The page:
HR Answers: Mission critical succession planning

Does your credit union have backups for the most important job roles?

Now in its 82nd year, Dane County Credit Union originally served only employees of Dane County (such as sheriff’s office, maintenance workers, road workers and so on), but expanded in 1983 to include anyone living or working in Dane County and then again in 2012 to those living in seven contiguous counties to Dane. The credit union has three public and three “plant” branches (primarily used by select employee groups) and assets of $166.1 million. Its 17,830 members are served by 67 employees.

“Our current formal board-level succession plan, like most credit unions of our size, addresses an emergency or planned succession of the president/CEO,” says CUES member Jon Lowrey, president/CEO of Dane County CU. “At this point it only covers that position.”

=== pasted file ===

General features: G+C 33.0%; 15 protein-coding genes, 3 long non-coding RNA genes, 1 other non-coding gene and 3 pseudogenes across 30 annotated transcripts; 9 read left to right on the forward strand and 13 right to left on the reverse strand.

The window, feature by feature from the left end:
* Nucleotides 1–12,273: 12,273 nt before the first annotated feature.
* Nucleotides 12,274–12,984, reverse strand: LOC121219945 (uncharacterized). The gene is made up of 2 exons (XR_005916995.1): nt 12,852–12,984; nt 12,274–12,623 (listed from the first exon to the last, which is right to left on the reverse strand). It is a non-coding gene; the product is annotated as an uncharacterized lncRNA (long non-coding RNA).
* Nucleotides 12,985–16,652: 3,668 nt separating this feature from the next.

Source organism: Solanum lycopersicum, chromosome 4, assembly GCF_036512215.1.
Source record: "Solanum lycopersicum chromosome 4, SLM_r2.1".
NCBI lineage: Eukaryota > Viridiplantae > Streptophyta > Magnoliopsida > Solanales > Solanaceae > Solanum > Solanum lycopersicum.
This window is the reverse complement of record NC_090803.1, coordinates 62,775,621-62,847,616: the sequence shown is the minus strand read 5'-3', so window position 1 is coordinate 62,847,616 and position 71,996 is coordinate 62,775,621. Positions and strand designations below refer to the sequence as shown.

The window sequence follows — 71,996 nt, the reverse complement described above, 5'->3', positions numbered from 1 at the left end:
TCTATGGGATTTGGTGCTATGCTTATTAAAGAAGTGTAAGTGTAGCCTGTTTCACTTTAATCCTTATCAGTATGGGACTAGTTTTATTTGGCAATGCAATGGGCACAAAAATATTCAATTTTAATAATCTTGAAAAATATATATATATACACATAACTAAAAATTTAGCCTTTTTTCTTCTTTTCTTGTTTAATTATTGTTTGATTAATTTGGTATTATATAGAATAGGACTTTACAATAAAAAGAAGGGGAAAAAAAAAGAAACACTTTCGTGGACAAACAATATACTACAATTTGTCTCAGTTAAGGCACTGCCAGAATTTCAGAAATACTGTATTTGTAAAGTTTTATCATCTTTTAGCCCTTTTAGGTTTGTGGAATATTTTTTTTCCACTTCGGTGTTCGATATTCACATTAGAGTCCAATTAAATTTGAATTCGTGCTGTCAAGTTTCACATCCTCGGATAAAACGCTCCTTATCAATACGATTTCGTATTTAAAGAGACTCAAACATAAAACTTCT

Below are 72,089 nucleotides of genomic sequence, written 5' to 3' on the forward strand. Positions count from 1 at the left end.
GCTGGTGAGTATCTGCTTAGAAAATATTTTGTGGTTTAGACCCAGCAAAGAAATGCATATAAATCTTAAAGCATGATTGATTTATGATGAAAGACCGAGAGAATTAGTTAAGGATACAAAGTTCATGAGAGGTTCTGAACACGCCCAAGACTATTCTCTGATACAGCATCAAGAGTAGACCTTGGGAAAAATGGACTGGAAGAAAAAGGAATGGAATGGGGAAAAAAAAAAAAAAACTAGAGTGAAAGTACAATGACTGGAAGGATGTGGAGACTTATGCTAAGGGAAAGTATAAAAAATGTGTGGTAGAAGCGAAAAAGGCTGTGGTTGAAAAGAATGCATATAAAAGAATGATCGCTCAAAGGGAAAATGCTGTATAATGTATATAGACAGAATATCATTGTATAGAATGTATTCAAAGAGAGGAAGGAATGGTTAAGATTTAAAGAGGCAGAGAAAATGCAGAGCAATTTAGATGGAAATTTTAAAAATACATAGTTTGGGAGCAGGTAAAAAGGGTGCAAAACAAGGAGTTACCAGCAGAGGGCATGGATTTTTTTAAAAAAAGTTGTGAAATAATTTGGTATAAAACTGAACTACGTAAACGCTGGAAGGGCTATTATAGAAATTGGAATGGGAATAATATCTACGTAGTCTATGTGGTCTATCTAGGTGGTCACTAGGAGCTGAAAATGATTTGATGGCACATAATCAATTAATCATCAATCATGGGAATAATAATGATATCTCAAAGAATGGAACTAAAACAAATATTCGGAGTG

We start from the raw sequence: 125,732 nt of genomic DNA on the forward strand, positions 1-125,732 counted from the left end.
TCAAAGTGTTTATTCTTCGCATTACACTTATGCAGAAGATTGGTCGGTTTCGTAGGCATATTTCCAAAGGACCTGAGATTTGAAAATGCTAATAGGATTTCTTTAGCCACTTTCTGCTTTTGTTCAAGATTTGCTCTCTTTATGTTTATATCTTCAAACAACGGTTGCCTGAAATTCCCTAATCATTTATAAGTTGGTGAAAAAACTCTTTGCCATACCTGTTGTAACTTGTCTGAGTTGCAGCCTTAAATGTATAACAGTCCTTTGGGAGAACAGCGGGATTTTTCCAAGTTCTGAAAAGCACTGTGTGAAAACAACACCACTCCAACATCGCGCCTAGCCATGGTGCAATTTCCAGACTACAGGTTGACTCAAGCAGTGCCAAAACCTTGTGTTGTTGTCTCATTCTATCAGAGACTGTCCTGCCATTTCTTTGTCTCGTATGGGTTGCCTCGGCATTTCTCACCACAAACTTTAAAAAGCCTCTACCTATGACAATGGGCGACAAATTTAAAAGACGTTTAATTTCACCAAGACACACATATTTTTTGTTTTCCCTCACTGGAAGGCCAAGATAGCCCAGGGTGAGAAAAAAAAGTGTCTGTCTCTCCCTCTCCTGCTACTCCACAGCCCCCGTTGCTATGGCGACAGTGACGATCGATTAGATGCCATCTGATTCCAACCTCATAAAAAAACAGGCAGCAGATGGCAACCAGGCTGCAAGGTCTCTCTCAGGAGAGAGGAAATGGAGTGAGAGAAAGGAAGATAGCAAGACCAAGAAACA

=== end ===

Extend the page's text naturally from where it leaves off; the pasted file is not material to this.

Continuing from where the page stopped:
The plan specifies that in the absence of the president/CEO, the executive vice president will act as interim CEO. If this person is unable to perform in that capacity, then three current staff members have been designated (in specified order) to step into that position.

“On a non-board level, our credit union has been developing plans for succession for other management-level positions,” he continues. “Each of our key managers has a sense of the need for their replacement.”


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